#258 – RichTextBox Allows Richer Formatting than TextBox

The TextBox control allows you to set various properties to change the font used to display its text.  If you want to format only a subset of the text, or format text items separately, you need to use the RichTextBox control.

The RichTextBox control can only have one child element, which must be a FlowDocument.  The contained document is referenced by the Document property, which is the RichTextBox’s content property.

Here’s a simple example that compares a TextBox to a RichTextBox.

		<TextBox Text="This is a text box.." FontStyle="Italic" FontFamily="Cambria" FontSize="16"
			     Width="150" Height="50" Margin="10"/>

		<RichTextBox  Width="150" Height="75" Margin="10">
			<FlowDocument>
				<Paragraph>
					This is a <Bold>RichTextBox</Bold>, which allows formatting
					individual bits of text <Italic>separately</Italic>.
				</Paragraph>
			</FlowDocument>
		</RichTextBox>

#255 – Flow Text Around an Image in a FlowDocument

You can flow text around a user control in a FlowDocument using a Floater element.  One common use of a Floater is to flow text around an image.

You include a Floater as a child element of the Paragraph that contains the text that should flow around the image.  Below is a fragment of the content of a FlowDocument, which contains the Floater.

			<Paragraph>
				<Floater HorizontalAlignment="Left" Width="200">
					<BlockUIContainer>
						<Image Source="Twilight.jpg" />
					</BlockUIContainer>
				</Floater>
The said Eliza, John, and Georgiana etc. etc.
			</Paragraph>

#254 – Types of Containers for Hosting a FlowDocument

There are four different controls that you can use to host a FlowDocument:

  • FlowDocumentReader – Reader with support for multiple columns, paging, find and zooming
  • FlowDocumentPageViewer – Reader with support for multiple columns, paging and zooming
  • RichTextBox – Content displayed in an editable format
  • FlowDocumentScrollViewer – Content displayed  with a vertical scrollbar

Here are screenshots of each of the containers:

#253 – FlowDocument is Hosted in a FlowDocumentReader Automatically

Because FlowDocument does not derive from UIElement, you can’t include it in a Panel control.  You can use a FlowDocument as the main content in any ContentControl.  If you do this, the FlowDocument will automatically be hosted in a FlowDocumentReader.

The FlowDocumentReader displays some portion of a FlowDocument and provides controls to either page or scroll through the rest of the document.  It also supports displaying the document in multiple columns and provides an easy way to adjust the font size.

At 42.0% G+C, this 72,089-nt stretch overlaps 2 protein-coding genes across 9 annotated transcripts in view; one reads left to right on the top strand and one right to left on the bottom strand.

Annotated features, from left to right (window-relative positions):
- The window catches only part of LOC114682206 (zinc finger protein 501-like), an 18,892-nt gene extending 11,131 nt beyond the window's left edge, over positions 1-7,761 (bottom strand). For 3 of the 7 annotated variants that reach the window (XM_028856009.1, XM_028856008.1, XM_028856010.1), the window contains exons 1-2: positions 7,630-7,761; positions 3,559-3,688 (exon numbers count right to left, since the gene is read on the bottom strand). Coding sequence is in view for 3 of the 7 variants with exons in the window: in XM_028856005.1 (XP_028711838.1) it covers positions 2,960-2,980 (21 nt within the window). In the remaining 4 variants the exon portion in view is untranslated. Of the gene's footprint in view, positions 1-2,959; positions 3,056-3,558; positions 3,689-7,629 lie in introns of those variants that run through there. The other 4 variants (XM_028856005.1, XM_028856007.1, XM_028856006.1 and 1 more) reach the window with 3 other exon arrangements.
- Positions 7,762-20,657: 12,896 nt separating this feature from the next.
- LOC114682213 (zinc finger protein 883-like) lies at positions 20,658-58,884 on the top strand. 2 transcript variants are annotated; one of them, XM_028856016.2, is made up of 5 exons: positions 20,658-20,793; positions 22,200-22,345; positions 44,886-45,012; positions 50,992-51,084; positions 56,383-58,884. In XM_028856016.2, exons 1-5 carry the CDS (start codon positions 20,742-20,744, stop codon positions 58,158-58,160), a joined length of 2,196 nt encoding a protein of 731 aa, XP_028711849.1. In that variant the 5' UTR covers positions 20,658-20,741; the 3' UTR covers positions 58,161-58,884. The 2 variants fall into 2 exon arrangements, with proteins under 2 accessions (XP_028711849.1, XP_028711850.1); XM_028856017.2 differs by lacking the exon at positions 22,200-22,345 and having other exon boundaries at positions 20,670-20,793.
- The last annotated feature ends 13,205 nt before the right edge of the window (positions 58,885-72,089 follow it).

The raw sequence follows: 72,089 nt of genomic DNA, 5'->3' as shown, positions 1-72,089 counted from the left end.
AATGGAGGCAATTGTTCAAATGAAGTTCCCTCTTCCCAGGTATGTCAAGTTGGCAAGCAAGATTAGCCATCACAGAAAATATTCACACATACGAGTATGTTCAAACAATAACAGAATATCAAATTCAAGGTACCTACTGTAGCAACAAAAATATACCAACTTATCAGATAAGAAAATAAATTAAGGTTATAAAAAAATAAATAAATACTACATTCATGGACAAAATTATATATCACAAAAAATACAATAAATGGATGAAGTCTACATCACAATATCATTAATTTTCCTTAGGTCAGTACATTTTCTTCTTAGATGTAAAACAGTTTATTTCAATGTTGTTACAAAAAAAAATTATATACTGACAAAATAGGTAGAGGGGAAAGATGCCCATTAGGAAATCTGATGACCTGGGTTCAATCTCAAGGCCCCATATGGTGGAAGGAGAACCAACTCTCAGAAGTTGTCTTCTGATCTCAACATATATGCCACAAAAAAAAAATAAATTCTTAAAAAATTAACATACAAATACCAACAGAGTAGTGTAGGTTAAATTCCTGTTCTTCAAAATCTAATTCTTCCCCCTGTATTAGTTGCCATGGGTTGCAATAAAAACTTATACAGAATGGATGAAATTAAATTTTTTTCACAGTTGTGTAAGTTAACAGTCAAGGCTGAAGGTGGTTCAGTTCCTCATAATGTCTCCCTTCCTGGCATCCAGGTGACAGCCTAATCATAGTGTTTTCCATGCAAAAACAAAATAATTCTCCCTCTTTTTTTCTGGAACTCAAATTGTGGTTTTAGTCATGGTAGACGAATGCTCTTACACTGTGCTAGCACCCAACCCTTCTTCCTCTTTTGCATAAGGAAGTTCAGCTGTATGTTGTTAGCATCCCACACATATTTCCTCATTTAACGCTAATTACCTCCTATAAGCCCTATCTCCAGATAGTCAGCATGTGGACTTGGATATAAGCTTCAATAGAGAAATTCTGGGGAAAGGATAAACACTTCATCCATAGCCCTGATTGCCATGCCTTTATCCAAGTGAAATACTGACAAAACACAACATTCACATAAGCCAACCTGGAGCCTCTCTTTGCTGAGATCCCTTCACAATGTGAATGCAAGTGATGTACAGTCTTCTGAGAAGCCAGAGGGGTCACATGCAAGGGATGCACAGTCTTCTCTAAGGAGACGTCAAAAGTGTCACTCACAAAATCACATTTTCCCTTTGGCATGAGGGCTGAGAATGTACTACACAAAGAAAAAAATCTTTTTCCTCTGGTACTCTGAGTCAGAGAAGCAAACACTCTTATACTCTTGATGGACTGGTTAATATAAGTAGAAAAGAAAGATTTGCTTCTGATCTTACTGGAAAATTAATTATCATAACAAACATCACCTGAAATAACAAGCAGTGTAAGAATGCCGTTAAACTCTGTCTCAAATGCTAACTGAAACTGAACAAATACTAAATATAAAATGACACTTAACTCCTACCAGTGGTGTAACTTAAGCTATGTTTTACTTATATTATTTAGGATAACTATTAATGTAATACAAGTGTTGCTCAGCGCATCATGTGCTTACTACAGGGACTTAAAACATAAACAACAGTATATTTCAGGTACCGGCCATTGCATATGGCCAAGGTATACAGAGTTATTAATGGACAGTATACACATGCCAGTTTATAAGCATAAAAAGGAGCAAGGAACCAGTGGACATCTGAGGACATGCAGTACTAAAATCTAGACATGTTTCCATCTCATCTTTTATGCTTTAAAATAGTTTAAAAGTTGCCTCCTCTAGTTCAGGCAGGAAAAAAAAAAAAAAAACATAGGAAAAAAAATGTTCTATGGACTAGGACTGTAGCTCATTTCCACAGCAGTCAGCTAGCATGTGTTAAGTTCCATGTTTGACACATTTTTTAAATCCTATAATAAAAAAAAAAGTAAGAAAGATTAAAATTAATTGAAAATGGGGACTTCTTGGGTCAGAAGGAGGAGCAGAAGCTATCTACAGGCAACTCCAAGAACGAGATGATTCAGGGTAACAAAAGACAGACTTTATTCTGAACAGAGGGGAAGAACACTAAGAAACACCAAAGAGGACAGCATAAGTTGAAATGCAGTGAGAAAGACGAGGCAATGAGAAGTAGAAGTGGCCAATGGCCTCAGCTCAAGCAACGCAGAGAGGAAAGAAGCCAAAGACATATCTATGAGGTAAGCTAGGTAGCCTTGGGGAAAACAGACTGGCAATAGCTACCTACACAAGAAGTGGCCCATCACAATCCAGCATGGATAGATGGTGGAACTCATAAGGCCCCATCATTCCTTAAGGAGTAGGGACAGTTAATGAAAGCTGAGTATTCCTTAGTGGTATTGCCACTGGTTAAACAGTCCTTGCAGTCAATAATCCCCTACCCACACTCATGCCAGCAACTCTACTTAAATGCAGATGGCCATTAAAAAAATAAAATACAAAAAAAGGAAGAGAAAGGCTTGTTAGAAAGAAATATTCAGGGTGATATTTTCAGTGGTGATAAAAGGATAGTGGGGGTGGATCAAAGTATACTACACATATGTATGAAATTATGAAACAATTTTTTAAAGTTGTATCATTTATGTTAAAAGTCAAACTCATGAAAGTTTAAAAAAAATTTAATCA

The image below shows a FlowDocumentReader hosting a FlowDocument.

The various widgets on the toolbar at the bottom are described below.

  • Find text within the document    
  • Navigate between pages  
  • Single Page / Double Page / Scrolling  
  • Zoom (make text larger)   

#252 – FlowDocument Flows its Content Automatically

A FlowDocument automatically flows its content to fit its current size.  In the example below, we include a FlowDocument in a FlowDocumentScrollViewer:

	<FlowDocumentScrollViewer>
		<FlowDocument FontFamily="Cambria" FontSize="14">
			<Paragraph>
There was no possibility of taking a walk that day.  We had been wandering, indeed, in the leafless shrubbery an hour in the morning; but since dinner (Mrs. Reed, when there was no company, dined early) the cold winter wind had brought with it clouds so sombre, and a rain so penetrating, that further out-door exercise was now out of the question.
			</Paragraph>
			<Paragraph>
I was glad of it: I never liked long walks, .. etc. etc.

At runtime, the content will flow/wrap to fit the current window:

Also note that the text is automatically justified–both the left and right sides of the paragraph are lined up.

#251 – Embedding an UIElement Within a FlowDocument

You can embed any UIElement into a FlowDocument using the BlockUIContainer block type.  This allows inserting controls into the middle of a document.  Note that since Panel derives from UIElement, you can embed not just single controls, but containers that host other controls.

Here’s an example.

	<FlowDocument FontFamily="Cambria" FontSize="14">
		<Paragraph>"Be who you are and say what you feel, because those who mind don't matter, and those who matter don't mind.
			— Dr. Seuss</Paragraph>
		<BlockUIContainer FontFamily="Arial" FontSize="12">
			<StackPanel Orientation="Horizontal" HorizontalAlignment="Center">
				<Button Content="Like it" Margin="10" Width="70" Height="25"/>
				<Button Content="Don't like it" Margin="10" Width="70" Height="25"/>
			</StackPanel>
		</BlockUIContainer>
		<Paragraph>We continue this document with some more lovely Dr. Seuss quotes..</Paragraph>
	</FlowDocument>

The document will look like this at runtime:

#250 – Including a Section Block in a FlowDocument

A Section is a type of Block that you can include in a FlowDocument.  A Section acts as a container for other blocks.  You can then set various properties on the block and have those properties apply to all elements within the block.

Here’s a short example:

	<FlowDocument FontFamily="Cambria" FontSize="14">
		<Paragraph>Act I - George and Martha return from a faculty party, but Martha soon informs George that she has invited over guests.</Paragraph>
		<Paragraph>Act II - The wives rejoin the men and Martha begins to describe her husband's only novel.</Paragraph>
		<Section Background="LightGreen" Margin="10" FontFamily="Arial" FontSize="12" FontStyle="Italic">
			<Paragraph>Novel is embarrassingly autobiographical.</Paragraph>
			<Paragraph>George speaks of Martha's hysterical pregnancy.</Paragraph>
		</Section>
	</FlowDocument>